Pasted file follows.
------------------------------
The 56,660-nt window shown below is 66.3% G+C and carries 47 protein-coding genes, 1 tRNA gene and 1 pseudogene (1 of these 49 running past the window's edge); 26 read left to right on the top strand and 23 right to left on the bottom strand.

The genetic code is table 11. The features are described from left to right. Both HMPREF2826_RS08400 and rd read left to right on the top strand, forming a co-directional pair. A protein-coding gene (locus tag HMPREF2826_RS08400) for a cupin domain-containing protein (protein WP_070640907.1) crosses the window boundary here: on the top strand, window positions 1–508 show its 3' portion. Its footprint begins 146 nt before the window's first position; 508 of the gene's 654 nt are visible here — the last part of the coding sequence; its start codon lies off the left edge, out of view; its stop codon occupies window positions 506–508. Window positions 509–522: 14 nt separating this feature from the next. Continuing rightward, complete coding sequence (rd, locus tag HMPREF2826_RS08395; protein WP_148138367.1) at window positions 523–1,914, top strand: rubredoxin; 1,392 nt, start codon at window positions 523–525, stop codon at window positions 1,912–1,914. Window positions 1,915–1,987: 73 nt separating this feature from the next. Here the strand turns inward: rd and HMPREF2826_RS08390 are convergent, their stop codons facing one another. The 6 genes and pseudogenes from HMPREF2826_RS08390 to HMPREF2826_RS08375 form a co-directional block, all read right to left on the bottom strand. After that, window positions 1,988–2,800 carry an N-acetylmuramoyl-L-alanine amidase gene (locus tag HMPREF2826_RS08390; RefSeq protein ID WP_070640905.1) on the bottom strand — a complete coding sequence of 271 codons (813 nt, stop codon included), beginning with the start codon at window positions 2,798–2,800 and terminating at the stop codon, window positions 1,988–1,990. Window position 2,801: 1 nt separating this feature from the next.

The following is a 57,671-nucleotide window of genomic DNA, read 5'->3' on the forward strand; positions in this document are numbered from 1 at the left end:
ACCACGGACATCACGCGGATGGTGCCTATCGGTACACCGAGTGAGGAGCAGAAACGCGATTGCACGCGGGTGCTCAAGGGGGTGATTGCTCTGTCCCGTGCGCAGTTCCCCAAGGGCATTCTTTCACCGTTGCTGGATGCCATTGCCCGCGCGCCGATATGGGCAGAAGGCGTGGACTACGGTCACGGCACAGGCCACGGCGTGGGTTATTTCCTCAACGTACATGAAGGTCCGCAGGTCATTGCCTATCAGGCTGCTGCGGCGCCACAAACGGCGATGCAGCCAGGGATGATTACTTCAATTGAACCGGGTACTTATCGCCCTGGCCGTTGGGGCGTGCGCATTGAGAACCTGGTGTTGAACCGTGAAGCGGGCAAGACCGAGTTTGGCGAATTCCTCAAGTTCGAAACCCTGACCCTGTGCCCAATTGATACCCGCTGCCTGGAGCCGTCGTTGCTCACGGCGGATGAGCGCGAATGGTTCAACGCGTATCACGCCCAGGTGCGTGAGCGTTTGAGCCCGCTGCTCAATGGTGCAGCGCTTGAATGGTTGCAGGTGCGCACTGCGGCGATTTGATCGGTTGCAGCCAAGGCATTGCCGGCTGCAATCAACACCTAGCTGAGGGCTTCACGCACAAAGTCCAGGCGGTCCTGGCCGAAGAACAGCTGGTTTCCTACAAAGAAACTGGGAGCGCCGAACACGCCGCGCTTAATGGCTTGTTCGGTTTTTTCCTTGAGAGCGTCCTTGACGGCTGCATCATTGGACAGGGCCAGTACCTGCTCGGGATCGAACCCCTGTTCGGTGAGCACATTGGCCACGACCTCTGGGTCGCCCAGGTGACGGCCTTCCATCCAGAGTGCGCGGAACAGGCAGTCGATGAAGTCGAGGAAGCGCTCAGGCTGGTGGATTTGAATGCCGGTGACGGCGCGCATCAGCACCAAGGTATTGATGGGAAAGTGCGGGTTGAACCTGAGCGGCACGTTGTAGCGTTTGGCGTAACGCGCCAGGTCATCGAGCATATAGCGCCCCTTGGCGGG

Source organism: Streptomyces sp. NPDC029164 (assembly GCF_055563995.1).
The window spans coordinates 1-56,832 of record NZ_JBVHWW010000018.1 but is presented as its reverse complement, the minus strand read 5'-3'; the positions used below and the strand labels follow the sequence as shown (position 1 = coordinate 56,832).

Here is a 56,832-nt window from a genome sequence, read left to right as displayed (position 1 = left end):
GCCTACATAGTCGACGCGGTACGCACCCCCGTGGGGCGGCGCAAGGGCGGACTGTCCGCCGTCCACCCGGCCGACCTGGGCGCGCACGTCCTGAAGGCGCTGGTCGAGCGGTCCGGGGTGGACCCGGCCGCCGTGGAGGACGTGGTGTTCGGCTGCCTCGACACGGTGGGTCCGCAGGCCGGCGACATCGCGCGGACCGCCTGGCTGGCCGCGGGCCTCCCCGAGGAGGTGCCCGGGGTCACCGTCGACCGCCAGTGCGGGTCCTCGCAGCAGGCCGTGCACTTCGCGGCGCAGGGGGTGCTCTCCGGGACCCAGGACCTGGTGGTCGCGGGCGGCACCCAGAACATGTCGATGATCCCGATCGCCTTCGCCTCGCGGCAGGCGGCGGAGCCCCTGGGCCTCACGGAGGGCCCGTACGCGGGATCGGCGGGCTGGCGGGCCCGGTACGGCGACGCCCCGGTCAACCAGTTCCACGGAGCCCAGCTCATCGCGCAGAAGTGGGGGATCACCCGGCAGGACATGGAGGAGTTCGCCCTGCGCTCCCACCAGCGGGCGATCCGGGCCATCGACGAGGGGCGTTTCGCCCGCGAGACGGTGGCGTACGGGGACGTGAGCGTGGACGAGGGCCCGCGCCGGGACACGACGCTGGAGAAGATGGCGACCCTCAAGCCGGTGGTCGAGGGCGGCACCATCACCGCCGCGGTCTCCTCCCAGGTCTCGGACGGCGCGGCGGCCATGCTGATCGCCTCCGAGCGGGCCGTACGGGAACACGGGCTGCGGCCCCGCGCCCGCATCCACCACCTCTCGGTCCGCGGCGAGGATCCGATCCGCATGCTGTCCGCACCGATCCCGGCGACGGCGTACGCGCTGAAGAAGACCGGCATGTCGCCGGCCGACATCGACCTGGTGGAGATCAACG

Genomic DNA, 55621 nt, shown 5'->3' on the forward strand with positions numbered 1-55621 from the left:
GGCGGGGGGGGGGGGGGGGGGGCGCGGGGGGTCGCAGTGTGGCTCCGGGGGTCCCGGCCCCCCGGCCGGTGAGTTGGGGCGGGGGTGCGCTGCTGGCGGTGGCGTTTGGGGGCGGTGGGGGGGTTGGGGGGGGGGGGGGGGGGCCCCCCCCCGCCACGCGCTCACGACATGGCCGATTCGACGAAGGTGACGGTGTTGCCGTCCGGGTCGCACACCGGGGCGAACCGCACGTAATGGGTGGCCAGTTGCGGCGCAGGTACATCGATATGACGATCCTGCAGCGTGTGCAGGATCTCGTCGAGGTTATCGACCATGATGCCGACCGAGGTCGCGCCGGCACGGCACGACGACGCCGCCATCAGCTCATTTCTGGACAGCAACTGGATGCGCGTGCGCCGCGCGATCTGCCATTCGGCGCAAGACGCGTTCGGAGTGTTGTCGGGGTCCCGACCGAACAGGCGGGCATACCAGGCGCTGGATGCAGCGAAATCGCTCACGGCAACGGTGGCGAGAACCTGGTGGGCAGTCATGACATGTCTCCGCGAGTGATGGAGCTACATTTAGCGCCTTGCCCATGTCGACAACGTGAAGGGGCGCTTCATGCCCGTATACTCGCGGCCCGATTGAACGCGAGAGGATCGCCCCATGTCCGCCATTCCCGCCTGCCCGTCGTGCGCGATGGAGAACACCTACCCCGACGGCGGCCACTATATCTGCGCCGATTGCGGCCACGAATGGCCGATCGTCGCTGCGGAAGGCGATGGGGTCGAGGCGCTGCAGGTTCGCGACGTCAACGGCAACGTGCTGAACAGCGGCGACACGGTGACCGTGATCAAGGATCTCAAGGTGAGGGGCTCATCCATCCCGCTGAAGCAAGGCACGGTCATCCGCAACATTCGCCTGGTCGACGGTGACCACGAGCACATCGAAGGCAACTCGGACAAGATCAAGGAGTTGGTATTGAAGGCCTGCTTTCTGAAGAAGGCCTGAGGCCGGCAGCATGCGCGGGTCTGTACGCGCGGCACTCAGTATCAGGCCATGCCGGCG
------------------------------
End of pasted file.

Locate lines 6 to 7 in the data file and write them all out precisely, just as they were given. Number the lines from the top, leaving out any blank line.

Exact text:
The window spans coordinates 1-56,832 of record NZ_JBVHWW010000018.1 but is presented as its reverse complement, the minus strand read 5'-3'; the positions used below and the strand labels follow the sequence as shown (position 1 = coordinate 56,832).

Here is a 56,832-nt window from a genome sequence, read left to right as displayed (position 1 = left end):